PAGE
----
Debt robs you of your ability to give, save, and invest. Every dollar in a loan payment is a dollar that could have brought you from broke to cash in the bank. Get out of debt as quickly as humanly possible, because you can slip into debt with credit cards, car notes, student loans, mortgage, and the like, but you have to be very intentional on getting out.

  •  Keep the process simple when killing debts.
  • Organize your debts from smallest to largest balance
  • Pay the minimum payment on all of the debts except the smallest
  • Send all extra monies to the smallest and pay it off quickly
  • Take the money you were using on the smallest debt and combine it with the next smallest debt to pay it off quickly
  • Repeat process until all of your debts are eliminated

Overall, the key to stop living paycheck to paycheck is to have cash in the bank. So work this process and I guarantee results.

Ahmad Davis is a coach with Victory By Design, a firm based in Beaumont, Texas, serving clients locally, nationally and internationally. Ahmad provides solutions for individuals, couples, and businesses who are overwhelmed and stressed financially. Ahmad’s typical clients’ are pastors, single parents, lawyers, couples, doctors, business executives, newlyweds, business owners, and others who want a simple solution with remarkable measurable results. For more information, visit http://www.thebiblicalblueprint.com. To get your questions answered on the Inside The Pew Forum, email Ahmad at coach@thebiblicalblueprint.com.

Review: Petra Vela Kenedy’s faith in God births a ‘legacy’ in South Texas

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Petra’s Legacy: The South Texas Ranching Empire of Petra Vela and Mifflin Kenedy

By Tonya Andris
Inside The Pew

Nearly 140 years after the death of Petra Vela Kenedy, residents inPetrasLegacy Brownsville, Texas, and Corpus Christi, Texas, are benefiting from her legacy.

It takes one person’s sacrifice and will to help make a difference in the lives of others. Keep in mind Petra died in 1875, but she taught her children at an early age the importance of helping others. This mindset was passed down through numerous generations. The biography of Petra is chronicled in the book, Petra’s Legacy: The South Texas Ranching Empire of Petra Vela and Mifflin Kenedy (Texas A&M University Press, $35). Written by Jane Clements Monday and Frances Vick, the authors surround their story around the creation of South Texas thanks in part to the efforts of Petra, her husband, Mifflin Kenedy, and his business partner, Richard King. All contributed to created King Ranch. Located between Corpus Christi and Brownsville, King Ranch is one of the largest ranches in the world.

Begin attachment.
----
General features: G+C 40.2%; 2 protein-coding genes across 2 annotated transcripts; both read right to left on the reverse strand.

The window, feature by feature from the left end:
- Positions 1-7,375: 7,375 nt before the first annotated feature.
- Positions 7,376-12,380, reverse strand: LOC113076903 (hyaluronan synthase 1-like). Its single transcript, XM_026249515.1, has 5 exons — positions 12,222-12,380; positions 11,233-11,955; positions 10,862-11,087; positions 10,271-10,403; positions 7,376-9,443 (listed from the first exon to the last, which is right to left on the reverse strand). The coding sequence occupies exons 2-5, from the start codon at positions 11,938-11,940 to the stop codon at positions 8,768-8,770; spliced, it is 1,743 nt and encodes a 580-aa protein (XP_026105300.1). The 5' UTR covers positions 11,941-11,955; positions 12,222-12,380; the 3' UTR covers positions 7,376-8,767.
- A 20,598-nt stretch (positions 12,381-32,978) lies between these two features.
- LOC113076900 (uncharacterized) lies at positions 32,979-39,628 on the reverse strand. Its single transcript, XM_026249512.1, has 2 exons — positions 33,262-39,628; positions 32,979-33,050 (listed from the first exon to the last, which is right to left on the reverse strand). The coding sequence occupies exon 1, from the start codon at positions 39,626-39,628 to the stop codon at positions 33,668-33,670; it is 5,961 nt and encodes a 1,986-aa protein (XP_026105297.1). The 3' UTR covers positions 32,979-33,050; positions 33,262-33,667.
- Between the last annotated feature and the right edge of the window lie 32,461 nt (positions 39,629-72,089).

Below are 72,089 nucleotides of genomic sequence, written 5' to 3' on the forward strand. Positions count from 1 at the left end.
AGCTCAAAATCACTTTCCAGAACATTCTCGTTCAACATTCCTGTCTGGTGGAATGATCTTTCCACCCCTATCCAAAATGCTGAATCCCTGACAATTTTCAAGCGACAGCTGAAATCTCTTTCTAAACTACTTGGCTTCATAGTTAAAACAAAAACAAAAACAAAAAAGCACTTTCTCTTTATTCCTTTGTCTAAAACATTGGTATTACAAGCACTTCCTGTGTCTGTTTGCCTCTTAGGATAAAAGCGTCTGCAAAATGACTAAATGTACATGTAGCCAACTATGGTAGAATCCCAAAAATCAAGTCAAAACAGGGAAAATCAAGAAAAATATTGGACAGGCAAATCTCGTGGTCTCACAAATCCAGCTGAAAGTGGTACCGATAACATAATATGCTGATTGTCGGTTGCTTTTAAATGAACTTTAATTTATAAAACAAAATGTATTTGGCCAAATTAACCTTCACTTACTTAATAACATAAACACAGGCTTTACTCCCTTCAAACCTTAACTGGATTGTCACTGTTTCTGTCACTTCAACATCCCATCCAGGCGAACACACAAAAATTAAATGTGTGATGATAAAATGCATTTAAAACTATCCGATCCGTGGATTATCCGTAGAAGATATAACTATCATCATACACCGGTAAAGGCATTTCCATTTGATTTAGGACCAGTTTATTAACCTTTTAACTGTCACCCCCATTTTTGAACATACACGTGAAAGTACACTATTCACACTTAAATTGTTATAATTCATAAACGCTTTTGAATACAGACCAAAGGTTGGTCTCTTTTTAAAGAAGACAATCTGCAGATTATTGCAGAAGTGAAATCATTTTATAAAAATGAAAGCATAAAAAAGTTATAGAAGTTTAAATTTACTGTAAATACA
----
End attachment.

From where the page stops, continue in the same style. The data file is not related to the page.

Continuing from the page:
Petra’s story is not exactly ordinary. In 1854, she married Mifflin Kenedy, who was raised a Quaker, and they had six children together. Petra was previously married to Luis Vidal – a Mexican general – who died in 1849. Petra’s and Luis’ union resulted in eight children. Although Mifflin wasn’t a Catholic (sources show Mifflin’s ancestors were Irish Catholics), Mifflin respected Petra’s Catholic beliefs, and he gave generously to the Catholic Church in honor of “Petrita.” While others might see this pairing as being unequally yoked, Petra and Mifflin placed their religion backgrounds aside and gave their money and time to establishing the foundation for two Catholic Churches in South Texas, Church of the Immaculate Conception in Brownsville and St. Patrick’s Church in Corpus Christi.